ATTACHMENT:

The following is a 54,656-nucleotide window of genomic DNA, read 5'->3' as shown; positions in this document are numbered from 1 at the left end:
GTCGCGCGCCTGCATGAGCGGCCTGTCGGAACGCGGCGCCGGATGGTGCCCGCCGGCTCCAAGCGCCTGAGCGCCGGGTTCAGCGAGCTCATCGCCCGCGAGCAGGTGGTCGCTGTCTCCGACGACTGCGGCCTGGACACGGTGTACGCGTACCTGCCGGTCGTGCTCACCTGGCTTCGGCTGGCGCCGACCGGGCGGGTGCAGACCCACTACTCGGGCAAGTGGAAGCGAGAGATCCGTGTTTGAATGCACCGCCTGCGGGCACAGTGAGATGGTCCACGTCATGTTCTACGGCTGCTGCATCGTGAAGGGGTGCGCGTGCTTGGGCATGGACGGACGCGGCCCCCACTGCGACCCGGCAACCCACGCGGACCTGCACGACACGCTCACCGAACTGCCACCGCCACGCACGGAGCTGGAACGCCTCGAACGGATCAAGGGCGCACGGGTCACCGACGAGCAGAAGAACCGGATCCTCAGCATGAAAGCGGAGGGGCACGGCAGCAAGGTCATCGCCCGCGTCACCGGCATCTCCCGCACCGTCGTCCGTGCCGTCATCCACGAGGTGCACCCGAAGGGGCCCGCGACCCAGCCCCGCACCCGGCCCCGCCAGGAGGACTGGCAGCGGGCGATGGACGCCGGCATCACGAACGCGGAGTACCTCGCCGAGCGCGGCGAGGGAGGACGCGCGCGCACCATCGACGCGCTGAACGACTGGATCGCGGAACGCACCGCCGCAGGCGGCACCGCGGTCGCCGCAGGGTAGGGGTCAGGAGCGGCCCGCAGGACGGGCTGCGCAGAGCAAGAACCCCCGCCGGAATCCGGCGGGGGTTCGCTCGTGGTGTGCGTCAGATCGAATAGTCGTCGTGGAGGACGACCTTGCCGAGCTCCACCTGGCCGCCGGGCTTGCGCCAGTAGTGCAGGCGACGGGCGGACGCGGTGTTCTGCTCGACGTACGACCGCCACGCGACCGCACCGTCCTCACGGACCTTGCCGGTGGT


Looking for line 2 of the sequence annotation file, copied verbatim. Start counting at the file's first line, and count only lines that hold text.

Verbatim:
GTCGCGCGCCTGCATGAGCGGCCTGTCGGAACGCGGCGCCGGATGGTGCCCGCCGGCTCCAAGCGCCTGAGCGCCGGGTTCAGCGAGCTCATCGCCCGCGAGCAGGTGGTCGCTGTCTCCGACGACTGCGGCCTGGACACGGTGTACGCGTACCTGCCGGTCGTGCTCACCTGGCTTCGGCTGGCGCCGACCGGGCGGGTGCAGACCCACTACTCGGGCAAGTGGAAGCGAGAGATCCGTGTTTGAATGCACCGCCTGCGGGCACAGTGAGATGGTCCACGTCATGTTCTACGGCTGCTGCATCGTGAAGGGGTGCGCGTGCTTGGGCATGGACGGACGCGGCCCCCACTGCGACCCGGCAACCCACGCGGACCTGCACGACACGCTCACCGAACTGCCACCGCCACGCACGGAGCTGGAACGCCTCGAACGGATCAAGGGCGCACGGGTCACCGACGAGCAGAAGAACCGGATCCTCAGCATGAAAGCGGAGGGGCACGGCAGCAAGGTCATCGCCCGCGTCACCGGCATCTCCCGCACCGTCGTCCGTGCCGTCATCCACGAGGTGCACCCGAAGGGGCCCGCGACCCAGCCCCGCACCCGGCCCCGCCAGGAGGACTGGCAGCGGGCGATGGACGCCGGCATCACGAACGCGGAGTACCTCGCCGAGCGCGGCGAGGGAGGACGCGCGCGCACCATCGACGCGCTGAACGACTGGATCGCGGAACGCACCGCCGCAGGCGGCACCGCGGTCGCCGCAGGGTAGGGGTCAGGAGCGGCCCGCAGGACGGGCTGCGCAGAGCAAGAACCCCCGCCGGAATCCGGCGGGGGTTCGCTCGTGGTGTGCGTCAGATCGAATAGTCGTCGTGGAGGACGACCTTGCCGAGCTCCACCTGGCCGCCGGGCTTGCGCCAGTAGTGCAGGCGACGGGCGGACGCGGTGTTCTGCTCGACGTACGACCGCCACGCGACCGCACCGTCCTCACGGACCTTGCCGGTGGT